In particular it creates new opportunities for off-gas grid social landlords who would previously been put off by the upfront cost and most likely restricted to oil boiler technology. Now they can install renewable solutions at the capital investment of non-renewables, using the RHI over seven years to help deliver fuel cost savings for tenants.
The Renewable Heat Premium Payment (RHPP) is to double for homeowners.
The Department of Energy and Climate Change (DECC) looks to have bowed to strong calls from within industry to make the RHPP more generous in order to support the market as a stopgap, until the Renewable Heat Incentive (RHI) kicks in next summer. More
Green Deal Certified and Green Deal Directory are designed to help businesses offer Green Deal energy saving works and householders to locate accredited assessors and installers in their local area. More
Following a long campaign in Europe, OFTEC has won a significant victory for the oil heating industry. Six years ago the future of the oil-fired heating sector looked bleak when the European Commission published the draft Energy-related Products Directive. The proposed directive would have required NOx emissions levels from boilers of well below 100 milligrams per kilowatt hour. Had these limits been accepted it would have destroyed the UK and Irish oil heating industry overnight because it would have been impossible to reduce boiler emissions to the proposed levels.
However, after extensive lobbying by OFTEC and its European industry partner Eurofuel, the recently published directive has set the maximum NOx emission limit at 120 milligrams per kilowatt hours for oil boilers, a figure that manufacturers believe is achievable and are happy to work towards.
Commenting on the news, OFTEC director general, Jeremy Hawksley, said: “We have worked tirelessly with our industry partners in Europe to secure this realistic figure for NOx emissions, which is extremely positive for our industry. The new standard for oil boilers has been deferred until 2018 instead of 2016 as previously proposed, which will give manufacturers the necessary lead time to implement any product changes.”
The proposed penalty for non-modulating domestic oil-fired boilers has also been removed, which was also a significant threat to the oil industry. These positive outcomes are a direct result of the important work that OFTEC does in lobbying for the oil-fired sector both at UK and European level. Without this action it probably would have been unfeasible to manufacture an oil-fired boiler after 2015/16.
Source: Heating & Plumbing Monthly
Training and certification organisation BPEC has launched its search for this year’s winner of the BPEC Charity Life Award.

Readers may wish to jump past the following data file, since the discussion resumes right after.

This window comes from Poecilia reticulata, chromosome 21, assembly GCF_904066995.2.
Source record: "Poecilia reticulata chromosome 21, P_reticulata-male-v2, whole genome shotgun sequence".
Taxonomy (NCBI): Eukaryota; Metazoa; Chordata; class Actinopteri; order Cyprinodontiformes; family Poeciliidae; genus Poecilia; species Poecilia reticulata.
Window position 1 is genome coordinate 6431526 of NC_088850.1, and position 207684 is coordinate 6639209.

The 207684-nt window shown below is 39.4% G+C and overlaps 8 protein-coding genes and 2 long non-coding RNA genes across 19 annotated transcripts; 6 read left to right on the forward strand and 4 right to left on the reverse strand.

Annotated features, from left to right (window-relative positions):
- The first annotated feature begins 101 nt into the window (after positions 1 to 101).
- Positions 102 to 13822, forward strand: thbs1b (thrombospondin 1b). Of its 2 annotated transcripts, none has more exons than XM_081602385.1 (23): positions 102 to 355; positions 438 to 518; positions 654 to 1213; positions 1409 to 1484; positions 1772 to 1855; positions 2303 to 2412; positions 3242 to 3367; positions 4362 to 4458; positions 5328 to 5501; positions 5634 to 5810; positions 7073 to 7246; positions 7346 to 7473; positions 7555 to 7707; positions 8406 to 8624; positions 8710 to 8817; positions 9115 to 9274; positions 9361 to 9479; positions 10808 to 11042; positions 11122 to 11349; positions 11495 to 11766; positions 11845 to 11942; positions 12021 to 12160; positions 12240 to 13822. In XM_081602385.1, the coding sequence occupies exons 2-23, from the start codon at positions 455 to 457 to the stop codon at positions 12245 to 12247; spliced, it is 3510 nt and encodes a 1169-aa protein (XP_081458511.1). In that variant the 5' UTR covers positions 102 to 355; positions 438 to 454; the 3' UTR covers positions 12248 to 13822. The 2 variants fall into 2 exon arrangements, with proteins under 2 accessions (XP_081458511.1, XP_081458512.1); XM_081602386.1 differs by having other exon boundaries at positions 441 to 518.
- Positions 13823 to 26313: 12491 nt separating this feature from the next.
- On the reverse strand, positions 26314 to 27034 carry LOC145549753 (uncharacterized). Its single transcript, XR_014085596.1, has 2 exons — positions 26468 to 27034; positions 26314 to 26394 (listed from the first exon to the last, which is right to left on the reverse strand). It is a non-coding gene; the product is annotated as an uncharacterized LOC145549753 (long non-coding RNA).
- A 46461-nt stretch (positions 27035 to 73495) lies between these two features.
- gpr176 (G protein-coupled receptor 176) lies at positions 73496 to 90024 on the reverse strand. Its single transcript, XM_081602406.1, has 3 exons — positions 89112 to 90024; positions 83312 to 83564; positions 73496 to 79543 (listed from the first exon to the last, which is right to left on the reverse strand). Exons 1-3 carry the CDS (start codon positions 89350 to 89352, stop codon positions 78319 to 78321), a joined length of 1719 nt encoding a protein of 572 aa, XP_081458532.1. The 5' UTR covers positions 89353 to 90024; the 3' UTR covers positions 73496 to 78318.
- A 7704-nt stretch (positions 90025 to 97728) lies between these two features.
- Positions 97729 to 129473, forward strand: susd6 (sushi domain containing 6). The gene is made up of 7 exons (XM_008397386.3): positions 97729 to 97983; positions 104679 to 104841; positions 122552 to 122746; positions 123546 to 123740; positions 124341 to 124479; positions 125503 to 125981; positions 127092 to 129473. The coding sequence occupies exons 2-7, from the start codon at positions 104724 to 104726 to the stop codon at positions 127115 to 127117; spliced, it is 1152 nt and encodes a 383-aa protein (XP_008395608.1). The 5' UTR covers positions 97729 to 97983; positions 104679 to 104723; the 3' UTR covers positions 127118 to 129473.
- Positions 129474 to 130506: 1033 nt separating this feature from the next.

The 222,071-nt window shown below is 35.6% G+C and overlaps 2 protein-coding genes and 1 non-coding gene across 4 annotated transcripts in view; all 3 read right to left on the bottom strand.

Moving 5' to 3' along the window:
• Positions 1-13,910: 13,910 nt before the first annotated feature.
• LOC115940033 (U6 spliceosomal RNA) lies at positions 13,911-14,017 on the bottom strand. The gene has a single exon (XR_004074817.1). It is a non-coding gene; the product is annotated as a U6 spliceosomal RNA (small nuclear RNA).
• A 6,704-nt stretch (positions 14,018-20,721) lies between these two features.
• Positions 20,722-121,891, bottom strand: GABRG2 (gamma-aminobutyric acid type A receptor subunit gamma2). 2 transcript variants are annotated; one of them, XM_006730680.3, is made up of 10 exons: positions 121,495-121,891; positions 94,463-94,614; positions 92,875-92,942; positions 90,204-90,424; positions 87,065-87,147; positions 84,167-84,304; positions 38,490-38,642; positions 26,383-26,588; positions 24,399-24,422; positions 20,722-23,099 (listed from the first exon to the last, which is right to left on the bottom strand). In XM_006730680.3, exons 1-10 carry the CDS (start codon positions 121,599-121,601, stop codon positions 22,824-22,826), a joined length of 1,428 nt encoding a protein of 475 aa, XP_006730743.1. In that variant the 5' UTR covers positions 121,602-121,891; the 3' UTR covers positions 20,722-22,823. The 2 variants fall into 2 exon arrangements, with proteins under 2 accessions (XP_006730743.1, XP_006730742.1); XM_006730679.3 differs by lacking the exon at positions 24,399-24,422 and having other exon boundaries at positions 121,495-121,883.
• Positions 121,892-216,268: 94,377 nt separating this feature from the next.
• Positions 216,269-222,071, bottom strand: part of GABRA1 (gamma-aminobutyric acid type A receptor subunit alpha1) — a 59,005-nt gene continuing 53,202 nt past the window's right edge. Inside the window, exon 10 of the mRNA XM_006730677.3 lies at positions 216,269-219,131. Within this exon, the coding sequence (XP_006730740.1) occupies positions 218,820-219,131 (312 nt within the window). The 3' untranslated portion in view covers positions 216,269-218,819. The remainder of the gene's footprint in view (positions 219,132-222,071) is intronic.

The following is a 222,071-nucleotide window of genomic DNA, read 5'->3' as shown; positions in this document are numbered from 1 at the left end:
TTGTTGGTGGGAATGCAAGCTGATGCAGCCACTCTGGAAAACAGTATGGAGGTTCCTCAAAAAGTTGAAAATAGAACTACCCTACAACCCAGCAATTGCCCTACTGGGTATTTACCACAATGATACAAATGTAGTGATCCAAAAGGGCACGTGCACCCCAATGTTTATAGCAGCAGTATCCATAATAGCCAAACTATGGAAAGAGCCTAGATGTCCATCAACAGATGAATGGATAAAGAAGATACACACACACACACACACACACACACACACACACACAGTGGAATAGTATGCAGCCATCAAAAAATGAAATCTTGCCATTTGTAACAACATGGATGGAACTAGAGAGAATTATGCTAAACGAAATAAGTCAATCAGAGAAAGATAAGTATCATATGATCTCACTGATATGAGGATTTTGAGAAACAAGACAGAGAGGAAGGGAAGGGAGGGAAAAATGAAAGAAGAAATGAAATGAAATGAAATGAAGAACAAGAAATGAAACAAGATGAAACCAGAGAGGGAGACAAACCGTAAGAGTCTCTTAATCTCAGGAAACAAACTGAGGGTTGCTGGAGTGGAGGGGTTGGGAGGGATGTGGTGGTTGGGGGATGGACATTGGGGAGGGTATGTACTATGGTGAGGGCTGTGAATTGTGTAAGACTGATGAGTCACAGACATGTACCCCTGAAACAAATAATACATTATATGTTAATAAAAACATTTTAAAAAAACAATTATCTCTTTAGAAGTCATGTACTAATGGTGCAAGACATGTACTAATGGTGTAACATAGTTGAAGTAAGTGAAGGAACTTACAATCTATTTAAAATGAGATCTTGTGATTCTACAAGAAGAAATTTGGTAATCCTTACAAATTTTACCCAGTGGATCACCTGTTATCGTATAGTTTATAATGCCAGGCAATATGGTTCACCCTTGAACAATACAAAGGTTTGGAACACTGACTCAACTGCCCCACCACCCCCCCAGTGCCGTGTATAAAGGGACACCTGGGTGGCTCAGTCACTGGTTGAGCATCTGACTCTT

The award is open to individuals or groups who work in the UK plumbing industry and are aimed at rewarding projects, inventions or charity work that use plumbing skills to enhance life. They could also be awarded for raising the profile and image of plumbing or helping to change perspective.
The inaugural BPEC Charity Life Awards were presented in 2012. Almost £30,000 was given out to four deserving projects.
Now BPEC is looking for entries to this year’s awards, which are made in memory of BPEC’s founding chairman Raymond J Brooks.
“There are so many ways in which plumbing skills can enhance life,” said BPEC chairman Frank Glover.
“We are searching for deserving causes that are making a real difference, whether that’s in the UK or anywhere else in the world. We want to hear from plumbers who are involved with charity work, plumbers who have developed a new system or service, and plumbers who are raising the image of plumbing as an industry and career. The awards are designed to support these projects going forward.”
The closing date for applications for the 2013 BPEC Charity awards is 30th June 2013.
BPEC, which was established in 1992, is the leading provider of training and certification for the building services engineering sector, which covers the gas, oil, plumbing, electrotechnical, heating, ventilating, air conditioning and refrigeration industries.
The organisation’s training materials range from technical training packs for domestic gas safety and water regulations to a selection of renewable energies manuals such as solar thermal hot water and heat pumps.
BPEC is dedicated to education and lifelong learning, and seeks to encourage individuals to undertake further training to continuously update their skills, both for personal development and to keep abreast of the industry’s technological advances.
Its charitable arm – The BPEC Charity – launched the Life Award in 2012 to reward and support those in the UK plumbing industry who use plumbing skills to enhance life.
To find out more about entering this year’s awards please visit www.bpec.org.uk/charity
Source BPEC website
The national Fire Kills campaign is reminding people of the importance of a working smoke alarm this month and is encouraging everyone to test theirs when they change their clocks on 31 March. Listen out for advertising on national radio in the build up to the clock change weekend and look out for the chilling press adverts in national newspapers over the weekend itself. As you are four times more likely to die in a fire in the home if you do not have a working smoke alarm, HETAS is helping to promote this message to all partners and stakeholders. So, please do test your smoke alarms when you change your clocks! And, why not test the smoke alarm of an older friend, relative or neighbour who might not be able to do so themselves?
For more information, visit www.facebook.com/firekills.
Source: HETAS News
World Plumbing Day is an international event on March 11 initiated by the World Plumbing Council celebrating the important role plumbing plays in the health and safety of modern society. It is intended to provide anyone or any organisation involved in the global plumbing industry with an opportunity to promote the role played by the industry.
The aftermath of 2010’s devastating earthquake in Haiti and the 2011 tsunami in Japan reveals how easy it is to take for granted the availability of safe drinking water and sufficient sanitation systems — until those systems cease to function properly. History shows that great leaps in humankind’s advancement — both physically and socially — have been tied to advances in plumbing technology.
The safety and abundance of drinking water is, of course, a concern for most people all over the world, but what is not often emphasized is the work the plumbing industry contributes every day to alleviate these concerns. We would like your help in bringing a better understanding of the largely misunderstood role plumbers play in keeping folks safe and healthy each and every day.
For more information please visit www.worldplumbingday.org